I’m a woman, 40, divorced, with one daughter. Years back, I was working in a large organization, eventually dated and started a relationship with one of the company managers (not mine).
He was divorced but had been involved with someone else who worked in another department when he and I met.
I felt awkward about the situation, which initially caused office gossip. But our relationship won out.
I fell hard. He met my daughter, then age eight, and was very sweet and kind to her. I honestly thought we all had a future together.
Then one day, he didn’t respond to my texts. For seven months we’d never missed seeing each other at some time every day. We’d never not connected online.
I feared something terrible had happened to him. I even asked his previous “girlfriend” from our workplace if she knew whether anything had happened to him.
She just said, “This is what he does.”
He ghosted me. It’s six years ago, I work from home for another company, and I never discovered why he suddenly was finished with me.
When he returned to work from a two-week absence, he still didn’t contact me. One day, from my home, I called and screamed at him, then hung up and sobbed uncontrollably while my daughter tried to comfort me.
I never spoke to him again. I heard that he moved away with another woman a few years later.
I’m over it now. But he stole layers of my self-confidence as a woman, for which I’ll never forgive him. I feel stronger for carrying that anger instead of giving it up.
Being “ghosted” feels so cruel that any reasons for it never take away the sting.
But it’s cowardice that’s evident on the offender’s part, not a statement about you.
The common, hurtful effect of being ghosted is to feel rejected, as if you were disposable. But six years later, you know that’s wrong. The action was on his part, and it was about him... he’s a serial betrayer.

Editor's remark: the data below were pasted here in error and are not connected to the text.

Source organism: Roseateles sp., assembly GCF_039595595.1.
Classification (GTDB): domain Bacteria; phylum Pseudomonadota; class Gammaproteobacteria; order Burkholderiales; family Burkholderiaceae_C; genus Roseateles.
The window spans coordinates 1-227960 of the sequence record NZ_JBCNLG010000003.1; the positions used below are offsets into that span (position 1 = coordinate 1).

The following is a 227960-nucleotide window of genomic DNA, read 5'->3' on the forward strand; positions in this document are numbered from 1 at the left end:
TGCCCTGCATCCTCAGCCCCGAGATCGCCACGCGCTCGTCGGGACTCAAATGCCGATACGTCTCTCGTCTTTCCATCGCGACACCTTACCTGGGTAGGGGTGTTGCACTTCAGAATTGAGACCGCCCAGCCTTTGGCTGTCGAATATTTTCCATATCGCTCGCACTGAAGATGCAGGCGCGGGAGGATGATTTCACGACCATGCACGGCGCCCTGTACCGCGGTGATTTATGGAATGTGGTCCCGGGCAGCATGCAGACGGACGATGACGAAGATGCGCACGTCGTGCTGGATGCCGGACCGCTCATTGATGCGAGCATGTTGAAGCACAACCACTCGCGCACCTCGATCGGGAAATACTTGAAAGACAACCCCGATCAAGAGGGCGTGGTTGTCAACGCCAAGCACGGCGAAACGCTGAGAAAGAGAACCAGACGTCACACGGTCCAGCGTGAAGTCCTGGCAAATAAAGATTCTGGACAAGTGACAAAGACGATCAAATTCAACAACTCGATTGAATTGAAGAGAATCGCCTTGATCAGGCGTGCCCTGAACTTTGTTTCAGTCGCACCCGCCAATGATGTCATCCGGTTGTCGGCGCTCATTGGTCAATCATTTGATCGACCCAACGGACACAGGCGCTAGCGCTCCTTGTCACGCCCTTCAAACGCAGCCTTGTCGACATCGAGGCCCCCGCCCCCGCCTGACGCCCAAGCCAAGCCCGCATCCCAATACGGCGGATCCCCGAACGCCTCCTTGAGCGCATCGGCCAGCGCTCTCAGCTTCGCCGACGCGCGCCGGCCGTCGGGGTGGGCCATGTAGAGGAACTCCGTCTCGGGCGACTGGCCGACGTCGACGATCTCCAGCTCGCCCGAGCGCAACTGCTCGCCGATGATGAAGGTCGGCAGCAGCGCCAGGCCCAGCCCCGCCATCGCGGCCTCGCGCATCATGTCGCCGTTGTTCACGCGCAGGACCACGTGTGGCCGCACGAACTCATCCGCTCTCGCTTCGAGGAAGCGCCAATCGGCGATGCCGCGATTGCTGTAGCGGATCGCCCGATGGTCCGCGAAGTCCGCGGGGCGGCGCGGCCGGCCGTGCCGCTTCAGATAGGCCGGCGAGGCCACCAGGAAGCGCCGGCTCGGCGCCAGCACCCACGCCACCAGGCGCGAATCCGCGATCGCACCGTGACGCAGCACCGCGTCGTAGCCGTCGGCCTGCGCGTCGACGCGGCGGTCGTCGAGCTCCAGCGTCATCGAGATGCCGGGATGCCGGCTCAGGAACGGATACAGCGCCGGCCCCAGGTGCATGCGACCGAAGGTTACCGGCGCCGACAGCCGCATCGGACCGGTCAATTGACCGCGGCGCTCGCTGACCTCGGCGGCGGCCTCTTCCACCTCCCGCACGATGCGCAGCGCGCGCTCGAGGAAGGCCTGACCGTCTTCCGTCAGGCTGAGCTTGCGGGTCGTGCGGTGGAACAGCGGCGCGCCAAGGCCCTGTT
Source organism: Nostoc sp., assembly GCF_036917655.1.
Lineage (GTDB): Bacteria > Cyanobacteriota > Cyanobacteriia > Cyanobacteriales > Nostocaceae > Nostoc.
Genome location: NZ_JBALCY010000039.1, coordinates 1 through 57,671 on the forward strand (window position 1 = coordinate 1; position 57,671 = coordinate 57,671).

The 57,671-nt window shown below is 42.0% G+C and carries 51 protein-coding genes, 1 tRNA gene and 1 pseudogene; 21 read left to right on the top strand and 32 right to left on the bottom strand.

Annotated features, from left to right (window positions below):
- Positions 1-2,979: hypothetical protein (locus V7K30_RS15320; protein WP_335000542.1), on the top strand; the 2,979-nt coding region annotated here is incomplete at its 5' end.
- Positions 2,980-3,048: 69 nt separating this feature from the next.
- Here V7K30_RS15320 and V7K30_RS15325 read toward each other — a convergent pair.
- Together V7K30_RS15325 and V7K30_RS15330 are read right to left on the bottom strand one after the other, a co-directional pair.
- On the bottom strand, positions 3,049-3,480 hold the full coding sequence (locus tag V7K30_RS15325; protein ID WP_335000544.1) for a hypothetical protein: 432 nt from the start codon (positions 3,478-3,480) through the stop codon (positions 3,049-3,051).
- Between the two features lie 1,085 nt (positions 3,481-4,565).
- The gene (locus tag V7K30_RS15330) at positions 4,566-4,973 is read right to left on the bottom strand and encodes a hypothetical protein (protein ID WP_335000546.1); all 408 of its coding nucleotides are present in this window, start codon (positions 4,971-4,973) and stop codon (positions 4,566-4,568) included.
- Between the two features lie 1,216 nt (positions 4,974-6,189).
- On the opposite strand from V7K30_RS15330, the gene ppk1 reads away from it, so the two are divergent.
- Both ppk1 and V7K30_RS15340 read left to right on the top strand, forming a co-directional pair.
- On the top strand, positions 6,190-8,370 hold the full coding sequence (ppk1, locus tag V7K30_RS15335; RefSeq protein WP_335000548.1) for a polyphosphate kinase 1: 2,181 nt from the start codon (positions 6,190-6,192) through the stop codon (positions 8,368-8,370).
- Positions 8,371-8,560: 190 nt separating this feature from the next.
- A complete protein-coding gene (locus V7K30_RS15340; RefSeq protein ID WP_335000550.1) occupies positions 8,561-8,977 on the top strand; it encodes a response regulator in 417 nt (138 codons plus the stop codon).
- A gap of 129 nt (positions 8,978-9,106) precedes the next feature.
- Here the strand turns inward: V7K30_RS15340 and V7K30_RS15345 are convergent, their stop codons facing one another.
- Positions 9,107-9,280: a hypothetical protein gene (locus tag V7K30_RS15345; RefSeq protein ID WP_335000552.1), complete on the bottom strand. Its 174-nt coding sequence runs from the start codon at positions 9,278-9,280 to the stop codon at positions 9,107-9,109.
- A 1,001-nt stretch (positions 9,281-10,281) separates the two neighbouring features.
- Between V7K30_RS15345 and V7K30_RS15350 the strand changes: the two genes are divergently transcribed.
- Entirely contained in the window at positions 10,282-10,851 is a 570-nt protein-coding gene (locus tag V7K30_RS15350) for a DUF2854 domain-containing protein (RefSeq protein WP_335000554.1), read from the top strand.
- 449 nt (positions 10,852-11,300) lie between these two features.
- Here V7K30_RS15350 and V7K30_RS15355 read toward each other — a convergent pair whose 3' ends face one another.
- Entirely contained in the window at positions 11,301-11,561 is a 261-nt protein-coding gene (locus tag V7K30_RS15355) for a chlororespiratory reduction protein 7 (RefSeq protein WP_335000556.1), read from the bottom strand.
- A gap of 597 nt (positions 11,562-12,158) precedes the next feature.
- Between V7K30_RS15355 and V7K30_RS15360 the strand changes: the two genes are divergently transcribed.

His former girlfriend had learned about it: “That’s what he does.”
You’ve written now because, due to his abrupt disappearance from your life, you still carry a painful wound.
It needs your attention.
I urge you, for the sake of your two most important relationships - one with yourself, the other with your daughter - to heal that wound. Now.
Be the model for her that she needs: Live proud and confident. You did nothing to deserve this. Nor will she ever deserve or allow someone trifling with her emotions.
If you can’t get past this on your own, seek a therapist’s help, available online.
FEEDBACK Regarding the successful businesswoman who thinks that her siblings are jealous of her and her equally successful husband’s financial success (October 17):
Reader – “I’ve been there as the sibling. What the woman perceives as jealousy could simply be the siblings showing they’re tired of hearing about the money the couple is spending.
“Their relatives are likely "up to here" with the couple being tone deaf and flaunting their success, while others are struggling.
“You don't want digs from your family, but she should have some empathy and not talk about the vacations and other luxuries!
“I found it especially telling that the woman complains about she and her husband being expected to eventually pay more for their parents' retirement home.
“That's what they should do when it’s needed! It's not all about money, folks...”
We have two children who love their grandparents and wanted to help prevent their catching COVID-19.
My parents are 70-plus but not suffering any severe health issues.
I set up some ways we could still have “contacts” with my parents who live a short drive away.
Besides FaceTime on phones, we have weekly “dinner together” on Zoom when the kids tell their grandparents about their school subjects, their friends, and what’s interesting to them.
During self-isolation, we parked on their driveway, they watched from a window, and the kids phoned/waved/held up signs and drawings.
When restrictions eased and nicer weather arrived, we met for distanced walks in large parks, each masked child with a grandparent, us parents trailing behind.
In summer, there were outdoor “family bubble-only” BBQ’s, with my parents sitting further from us and our kids.
Cold weather now requires innovation. I’m considering a $20 hot plate for serving soup outdoors. An hour’s connection is worth it!
Tip of the day:
A person who “ghosts” others is a coward. Period.